Have you ever had a customer come in and complain of a poor running engine? After diagnosing it you find engine misfire codes.
To narrow down the issue you do a compression test or cylinder leak down test.
Rocker arm dislodging with valve seat falling out. Now you have isolated a specific cylinder and confirmed cylinder leakage by the valves. You remove a valve cover only to find a rocker arm had fallen out of position. Your first thought may be to just reinstall the rocker and see what happens. You do this and it seems to run fine. You believe the problem is solved, or is it?
Well this is a lot more common than you think. It may be ok for two weeks or two months but it will be back. If you are lucky enough to not have a total failure the next time it comes back, you will probably remove the cylinder head and send it to a machine shop for inspection.
When they call you back they are probably going to tell you that a valve seat has come loose in the cylinder head. What happened was it moved down in it’s bore, it created a gap at the valve tip and this allowed the rocker to fall out of it’s location.
There are a number of reasons for rocker arm dislodging and some are more common than others, some things to consider are,
Something causing the valve to stick in the open position allowing a gap for the rocker to shoot out,
- Poor fuel
- Debris in oil
- Bent valve
- Valve seat coming loose and dislodging
A valve seat coming loose is probably the worst case and is very common in certain engines,
- 1991-1996 Ford 1.9
- 1997-2000 Ford 2.0
- 2002-2007 Chrysler 3.7
- 1999-2009 Chrysler 4.7
- 2003-2009 Chrysler 5.7
After removing the cylinder head this is what you might find. The seat is spinning and moving in and out of its bore and usually the valve spring pressure pulls it back in. Therefore at some point it will come all the way out and cause major damage.
This is repairable at most machine shops but they might recommend replacing all the valve seats as a precaution. For some reason the Intake valve seat is more of a problem than the exhaust. This issue is usually caused by insufficient crush between the valve seat and the machined hole to accept it.
This is what you might see after removing the cylinder head.
Some of the earlier 1.9 and 2.0 Ford engines had what they called powered metal inserts and they would actually break or just explode. When a valve seat comes out of it’s counter-bore, it shatters or explodes into tiny pieces from impact. As a result those pieces from the valve seat may get lodged in the intake or exhaust manifolds.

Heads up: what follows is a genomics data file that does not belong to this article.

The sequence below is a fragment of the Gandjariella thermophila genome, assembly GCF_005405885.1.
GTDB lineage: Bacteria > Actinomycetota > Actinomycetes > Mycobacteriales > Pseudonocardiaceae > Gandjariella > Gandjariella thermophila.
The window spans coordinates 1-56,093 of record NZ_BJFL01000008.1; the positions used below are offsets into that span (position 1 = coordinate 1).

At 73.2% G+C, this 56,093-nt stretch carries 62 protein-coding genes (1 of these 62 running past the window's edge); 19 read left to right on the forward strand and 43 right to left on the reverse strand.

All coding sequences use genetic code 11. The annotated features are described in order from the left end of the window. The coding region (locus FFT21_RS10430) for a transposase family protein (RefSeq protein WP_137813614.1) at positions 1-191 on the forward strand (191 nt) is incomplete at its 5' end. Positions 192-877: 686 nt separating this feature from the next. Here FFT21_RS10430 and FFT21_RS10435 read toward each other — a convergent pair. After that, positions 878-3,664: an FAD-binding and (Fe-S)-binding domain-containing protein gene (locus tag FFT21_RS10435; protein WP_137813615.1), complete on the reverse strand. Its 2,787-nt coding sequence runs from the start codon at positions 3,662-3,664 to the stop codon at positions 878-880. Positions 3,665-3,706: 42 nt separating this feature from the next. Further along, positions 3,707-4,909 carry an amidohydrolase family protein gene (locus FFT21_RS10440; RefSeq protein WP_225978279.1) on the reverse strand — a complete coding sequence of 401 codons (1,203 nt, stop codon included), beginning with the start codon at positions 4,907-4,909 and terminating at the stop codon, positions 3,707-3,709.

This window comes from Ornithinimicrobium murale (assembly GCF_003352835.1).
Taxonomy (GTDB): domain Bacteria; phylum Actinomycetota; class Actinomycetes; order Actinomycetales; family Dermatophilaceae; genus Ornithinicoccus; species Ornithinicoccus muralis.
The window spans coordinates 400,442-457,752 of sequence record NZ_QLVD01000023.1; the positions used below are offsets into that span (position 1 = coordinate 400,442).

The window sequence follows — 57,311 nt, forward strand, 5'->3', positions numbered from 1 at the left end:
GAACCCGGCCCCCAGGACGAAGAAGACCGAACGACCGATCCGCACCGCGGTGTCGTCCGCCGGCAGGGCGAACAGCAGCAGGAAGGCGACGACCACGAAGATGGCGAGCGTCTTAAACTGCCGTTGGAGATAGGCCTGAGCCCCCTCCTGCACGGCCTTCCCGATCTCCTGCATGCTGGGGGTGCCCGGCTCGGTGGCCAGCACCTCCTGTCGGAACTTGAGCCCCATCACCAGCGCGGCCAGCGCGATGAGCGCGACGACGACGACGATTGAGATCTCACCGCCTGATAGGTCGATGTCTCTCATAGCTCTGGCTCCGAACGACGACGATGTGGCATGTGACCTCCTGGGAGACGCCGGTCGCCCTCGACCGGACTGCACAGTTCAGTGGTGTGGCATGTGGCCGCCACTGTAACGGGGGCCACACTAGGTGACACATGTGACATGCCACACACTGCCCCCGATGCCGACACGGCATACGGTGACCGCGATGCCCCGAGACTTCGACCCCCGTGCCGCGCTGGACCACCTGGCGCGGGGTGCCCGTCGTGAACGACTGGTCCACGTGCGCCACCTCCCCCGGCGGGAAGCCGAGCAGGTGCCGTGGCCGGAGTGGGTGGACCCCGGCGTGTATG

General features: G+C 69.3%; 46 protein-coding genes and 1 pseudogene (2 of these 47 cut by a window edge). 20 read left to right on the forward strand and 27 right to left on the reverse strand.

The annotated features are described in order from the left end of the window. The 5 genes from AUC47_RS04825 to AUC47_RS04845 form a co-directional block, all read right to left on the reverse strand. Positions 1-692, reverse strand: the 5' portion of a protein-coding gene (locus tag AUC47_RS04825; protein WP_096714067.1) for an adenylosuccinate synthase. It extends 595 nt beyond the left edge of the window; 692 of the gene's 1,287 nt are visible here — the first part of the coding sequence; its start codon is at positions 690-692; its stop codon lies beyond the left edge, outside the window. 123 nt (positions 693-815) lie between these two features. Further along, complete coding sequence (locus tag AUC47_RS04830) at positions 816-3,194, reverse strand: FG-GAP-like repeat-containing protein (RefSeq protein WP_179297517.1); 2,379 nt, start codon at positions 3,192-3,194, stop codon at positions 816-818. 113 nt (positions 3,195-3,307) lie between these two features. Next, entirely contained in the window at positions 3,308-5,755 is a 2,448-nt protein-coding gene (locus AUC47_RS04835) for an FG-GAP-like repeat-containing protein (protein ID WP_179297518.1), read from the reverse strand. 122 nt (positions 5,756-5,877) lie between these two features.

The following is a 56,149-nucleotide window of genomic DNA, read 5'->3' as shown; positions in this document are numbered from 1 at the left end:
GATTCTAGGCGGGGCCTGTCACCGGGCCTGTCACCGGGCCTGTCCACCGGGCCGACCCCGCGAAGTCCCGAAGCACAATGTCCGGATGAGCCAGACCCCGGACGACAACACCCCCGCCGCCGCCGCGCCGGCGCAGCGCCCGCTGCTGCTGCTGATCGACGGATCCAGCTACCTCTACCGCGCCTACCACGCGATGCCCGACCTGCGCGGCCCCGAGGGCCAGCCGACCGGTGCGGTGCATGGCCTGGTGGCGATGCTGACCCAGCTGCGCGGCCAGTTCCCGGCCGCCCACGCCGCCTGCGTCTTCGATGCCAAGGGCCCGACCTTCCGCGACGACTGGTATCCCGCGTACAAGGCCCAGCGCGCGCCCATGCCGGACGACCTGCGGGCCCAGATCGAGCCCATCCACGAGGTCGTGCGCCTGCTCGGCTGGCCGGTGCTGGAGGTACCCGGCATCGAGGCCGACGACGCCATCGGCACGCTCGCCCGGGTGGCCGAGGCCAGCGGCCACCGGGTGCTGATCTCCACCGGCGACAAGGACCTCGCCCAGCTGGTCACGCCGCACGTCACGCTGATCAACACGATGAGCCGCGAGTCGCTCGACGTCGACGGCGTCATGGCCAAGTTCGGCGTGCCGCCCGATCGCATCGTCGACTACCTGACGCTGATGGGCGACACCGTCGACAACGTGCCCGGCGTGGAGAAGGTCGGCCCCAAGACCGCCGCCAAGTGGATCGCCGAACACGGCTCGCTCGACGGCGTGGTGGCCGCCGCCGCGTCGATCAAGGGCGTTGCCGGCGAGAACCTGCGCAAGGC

Other known problems could also be broken valve springs ( causing ticking or misfire ), overheated engines with stuck valves and old fuel issues.
Letting this go to long you could drop the Seat and possibly a Valve causing complete destruction of the engine. That is why analyzing what caused a problem before you try to fix it is so important. Broken or burned valves as well as worn or loose guides, cracked or loose seats and similar valve train damage is often the end result of a chain reaction of events. One problem leads to another and eventually a valve failure. So replacing parts without understanding what made them fail is no fix at all. Cooling problems in the engine itself can lead to valve sticking and burning if the operating temperature gets too high.
Some things that can make your engine run hot are,
- Low coolant
- Defective thermostat
- Weak water pump
- Radiator obstruction
- Defective cooling fan or fan switch
This, in turn, makes the valve stems swell which may cause them to gall or stick in their guides if there is not enough clearance. As a result if the valve sticks open, it can burn or be destroyed if it smacks the piston. Hence this can all be the result of the Rocker arm dislodging.
So, No one said it would be a straightforward fix but finding why the original failure happened is key to keep it from happening again.
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